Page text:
The MCU Movies Ranked – #22 Thor: The Dark World


#22 in my Ranking of The MCU Phases 1-3.


They took all that was good of Thor, sapped all of the color out of it, clothed it in darkness, and grounded it in a more recognizable reality. That process made it so much more boring.


Gone are the operatic tones and performances. Gone are scenes of father and son yelling at each other over big things in large sets with bright colors. Instead we get father and son arguing under their breaths about things in dark rooms with “realistic” performances. It’s such a drab drag of a film.


First we get a prologue about the Dark Elves who fought Asgardians five thousand years before when the Dark Elves tried to put the entire universe into darkness. They, of course, failed, and will surely never be mentioned again. Just ahead 5,000 years, and it’s two years after Thor had visited Earth, and some undetermined amount of time after Thor had his little adventure in New York, the nine realms have been thrown into chaos and Thor helps to tamp down on rebellions and plunderings. Thor has succeeded enough that now there is talk of him returning to Earth for the first time since the last time he went to Earth and didn’t see his sort of girlfriend Jane Foster.


Jane Foster, in order to justify her mere presence in the movie, falls into a random hole that takes her directly to where the aether is, the mystical substance that was going to darken the universe at the hands of the Dark Elves five thousand years prior. The aether inhabits her and sends her back to Earth. It is unclear if this was a random occurrence or if the aether is somehow intelligent with agency (I’m leaning towards random since the aether does nothing else on its own in the film). Thor takes her back to Asgard where the Asgardians are amazed by the aether’s presence but have no idea what to do. The only one who knows what to do are the Dark Elves (Surprise! They’re back!), who have been in hibernation for the past five thousand years and wake up that very day. Probably because they have some sort of aether detecting peace of fantasy tech that can detect the substance across vast distances instantaneously. Or, they came out of hibernation a couple of days before the event from five thousand years before is going to repeat. Or something. The Dark Elves and their motives are really unclear.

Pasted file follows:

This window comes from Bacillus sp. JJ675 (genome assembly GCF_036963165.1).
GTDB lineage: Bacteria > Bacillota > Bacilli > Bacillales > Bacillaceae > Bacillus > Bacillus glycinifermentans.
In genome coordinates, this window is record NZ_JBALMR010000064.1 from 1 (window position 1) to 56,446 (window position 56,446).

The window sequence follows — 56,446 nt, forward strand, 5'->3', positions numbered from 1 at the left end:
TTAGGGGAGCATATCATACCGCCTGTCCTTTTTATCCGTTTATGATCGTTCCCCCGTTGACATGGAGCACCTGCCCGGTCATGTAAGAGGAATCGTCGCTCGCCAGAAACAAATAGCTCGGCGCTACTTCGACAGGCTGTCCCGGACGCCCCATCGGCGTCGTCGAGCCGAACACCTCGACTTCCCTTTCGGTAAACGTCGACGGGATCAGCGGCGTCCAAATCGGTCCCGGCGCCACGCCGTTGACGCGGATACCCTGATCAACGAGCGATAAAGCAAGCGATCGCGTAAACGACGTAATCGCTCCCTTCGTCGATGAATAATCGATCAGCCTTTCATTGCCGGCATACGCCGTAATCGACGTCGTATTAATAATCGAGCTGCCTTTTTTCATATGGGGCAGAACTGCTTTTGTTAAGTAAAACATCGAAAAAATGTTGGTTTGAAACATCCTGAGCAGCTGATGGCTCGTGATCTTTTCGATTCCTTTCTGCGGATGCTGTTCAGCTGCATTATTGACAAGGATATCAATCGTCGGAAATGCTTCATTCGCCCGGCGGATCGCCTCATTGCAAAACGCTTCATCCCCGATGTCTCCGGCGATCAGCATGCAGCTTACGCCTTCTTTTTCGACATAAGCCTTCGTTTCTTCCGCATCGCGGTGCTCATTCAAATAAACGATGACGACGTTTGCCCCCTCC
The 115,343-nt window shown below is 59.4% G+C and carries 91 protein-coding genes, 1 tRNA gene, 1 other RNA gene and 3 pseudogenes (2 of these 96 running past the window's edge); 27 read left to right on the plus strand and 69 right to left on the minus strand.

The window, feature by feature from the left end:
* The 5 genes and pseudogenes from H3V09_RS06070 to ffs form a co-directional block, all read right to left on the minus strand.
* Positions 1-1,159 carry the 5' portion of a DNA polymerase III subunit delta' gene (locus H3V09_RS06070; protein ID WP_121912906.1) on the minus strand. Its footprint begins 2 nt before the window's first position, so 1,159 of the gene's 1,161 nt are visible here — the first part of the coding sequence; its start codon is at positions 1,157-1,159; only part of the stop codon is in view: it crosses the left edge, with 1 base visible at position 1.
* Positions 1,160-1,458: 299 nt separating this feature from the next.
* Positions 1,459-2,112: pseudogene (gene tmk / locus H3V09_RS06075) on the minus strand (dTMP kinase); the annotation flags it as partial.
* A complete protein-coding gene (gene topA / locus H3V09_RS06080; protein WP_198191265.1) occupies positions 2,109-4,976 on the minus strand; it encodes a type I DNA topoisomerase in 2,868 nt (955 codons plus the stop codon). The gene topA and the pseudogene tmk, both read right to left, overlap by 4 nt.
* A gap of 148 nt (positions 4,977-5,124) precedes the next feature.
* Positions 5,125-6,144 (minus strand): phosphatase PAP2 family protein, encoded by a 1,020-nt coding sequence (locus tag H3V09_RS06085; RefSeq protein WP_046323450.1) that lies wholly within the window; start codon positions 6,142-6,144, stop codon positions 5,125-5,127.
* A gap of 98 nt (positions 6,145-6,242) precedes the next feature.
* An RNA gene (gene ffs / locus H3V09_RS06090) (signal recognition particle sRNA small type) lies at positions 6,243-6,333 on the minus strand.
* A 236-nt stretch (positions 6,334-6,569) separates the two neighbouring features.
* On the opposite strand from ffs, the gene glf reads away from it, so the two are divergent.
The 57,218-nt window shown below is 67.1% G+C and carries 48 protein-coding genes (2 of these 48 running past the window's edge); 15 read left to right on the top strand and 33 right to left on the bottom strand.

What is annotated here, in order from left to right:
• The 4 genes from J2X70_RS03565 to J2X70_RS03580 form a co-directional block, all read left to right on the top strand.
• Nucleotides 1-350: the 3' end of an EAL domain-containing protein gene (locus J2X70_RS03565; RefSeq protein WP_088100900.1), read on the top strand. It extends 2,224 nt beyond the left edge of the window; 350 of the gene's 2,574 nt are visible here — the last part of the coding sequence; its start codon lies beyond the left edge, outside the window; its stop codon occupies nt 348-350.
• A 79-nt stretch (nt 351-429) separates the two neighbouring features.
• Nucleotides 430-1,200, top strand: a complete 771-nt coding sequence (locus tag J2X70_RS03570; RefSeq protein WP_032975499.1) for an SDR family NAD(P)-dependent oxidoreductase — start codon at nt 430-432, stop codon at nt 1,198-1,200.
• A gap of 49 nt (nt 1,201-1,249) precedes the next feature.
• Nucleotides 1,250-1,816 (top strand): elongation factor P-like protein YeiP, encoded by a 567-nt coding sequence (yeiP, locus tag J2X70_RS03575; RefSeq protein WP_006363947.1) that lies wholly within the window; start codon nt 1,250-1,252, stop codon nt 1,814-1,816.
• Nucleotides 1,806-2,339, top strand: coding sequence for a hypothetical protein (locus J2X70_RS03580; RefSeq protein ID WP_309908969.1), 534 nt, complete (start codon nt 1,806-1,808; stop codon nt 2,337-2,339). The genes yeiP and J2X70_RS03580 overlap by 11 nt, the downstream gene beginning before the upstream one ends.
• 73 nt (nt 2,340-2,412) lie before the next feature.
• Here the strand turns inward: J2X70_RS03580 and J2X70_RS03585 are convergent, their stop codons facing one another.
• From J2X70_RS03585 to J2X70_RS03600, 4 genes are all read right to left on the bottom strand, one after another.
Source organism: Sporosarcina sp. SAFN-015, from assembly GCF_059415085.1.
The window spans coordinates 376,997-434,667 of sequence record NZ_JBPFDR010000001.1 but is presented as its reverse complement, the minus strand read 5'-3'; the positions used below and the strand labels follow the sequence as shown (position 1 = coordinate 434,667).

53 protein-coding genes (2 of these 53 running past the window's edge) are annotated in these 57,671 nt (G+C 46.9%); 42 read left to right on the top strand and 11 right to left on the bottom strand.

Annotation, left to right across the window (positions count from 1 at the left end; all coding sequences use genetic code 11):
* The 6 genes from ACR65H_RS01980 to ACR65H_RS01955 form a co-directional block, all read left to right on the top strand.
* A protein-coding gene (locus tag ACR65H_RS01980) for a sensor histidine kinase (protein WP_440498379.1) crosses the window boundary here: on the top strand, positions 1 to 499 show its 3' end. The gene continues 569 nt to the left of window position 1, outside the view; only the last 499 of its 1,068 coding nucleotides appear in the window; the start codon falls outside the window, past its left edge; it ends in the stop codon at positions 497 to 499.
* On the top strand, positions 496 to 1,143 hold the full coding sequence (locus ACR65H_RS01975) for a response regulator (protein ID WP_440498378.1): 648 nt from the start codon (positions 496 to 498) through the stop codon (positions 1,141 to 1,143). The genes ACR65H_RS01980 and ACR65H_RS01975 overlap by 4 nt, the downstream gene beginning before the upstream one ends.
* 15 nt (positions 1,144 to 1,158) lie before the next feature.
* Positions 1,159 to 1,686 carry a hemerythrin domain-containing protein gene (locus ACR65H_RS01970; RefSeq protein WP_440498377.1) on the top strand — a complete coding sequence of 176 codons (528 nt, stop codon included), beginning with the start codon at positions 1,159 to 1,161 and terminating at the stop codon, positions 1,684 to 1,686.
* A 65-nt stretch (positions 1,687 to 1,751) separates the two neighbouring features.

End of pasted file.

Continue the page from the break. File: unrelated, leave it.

I’m sorry. This movie was tough to sit through. It’s garbage from beginning to end. The plot doesn’t matter because it makes no sense. Much like Iron Man 2, I was left constantly asking myself as I watched, “What is the story of this movie?” I mean, what’s Thor’s emotional journey in this? It seems like it’s actually about his relationship with Loki, but Loki disappears for more than an hour, having nothing to do with the movie at all for almost two-thirds of the film’s runtime. The Dark Elf plot feels like a serial adventure while the stuff with Loki (which was added late in the process after people loved him in The Avengers) is the actual meat of the emotional journey. It’s a rather stark juxtaposition. But even then, the “meat” is given almost no real time to develop before Loki “dies” again and we’re off to the film’s climax.


Now, I’m not one to nitpick things not conforming to reality, or even to a film’s own established rules on smaller things. My focus is on character and theme. If those things are going well, I tend to be more forgiving of stupid nonsense. However, when the basic tenets of storytelling are being shredded through sheer incompetence, these bits of idiocy bug me more and more. For instance, the portals that seem to follow no rules whatsoever and become so important late in the movie. Well, they don’t follow any discernable logic. I think that’s the point, but when fights to the death turn based on this randomness, it doesn’t feel like randomness, it feels like a screenwriter trying to be clever while also giving his characters easy outs of tough situations.


This makes me kind of sad. Thor was one of the bright spots of Phase 1, and Thor: The Dark World is probably the worst movie of the franchise.


Netflix Rating: 2/5

Quality Rating: 1/4

David Vining

I am a fiction writer living in Charleston, SC. I've had a variety of jobs, but nothing compared to what Heinlein had. I don't think that time I got hired to slay the wild and terrifying jack rabbit of Surrey counts since I actually only took out the mild mannered hedgehog of Suffolk. Let's just say that it doesn't go on the resume. Lover (but not, you know...lover) of movies. Married to the single most beautiful woman on Earth with a single son who shall rule after my death. If that didn't deter you, check out my blog or browse some of the books I've written.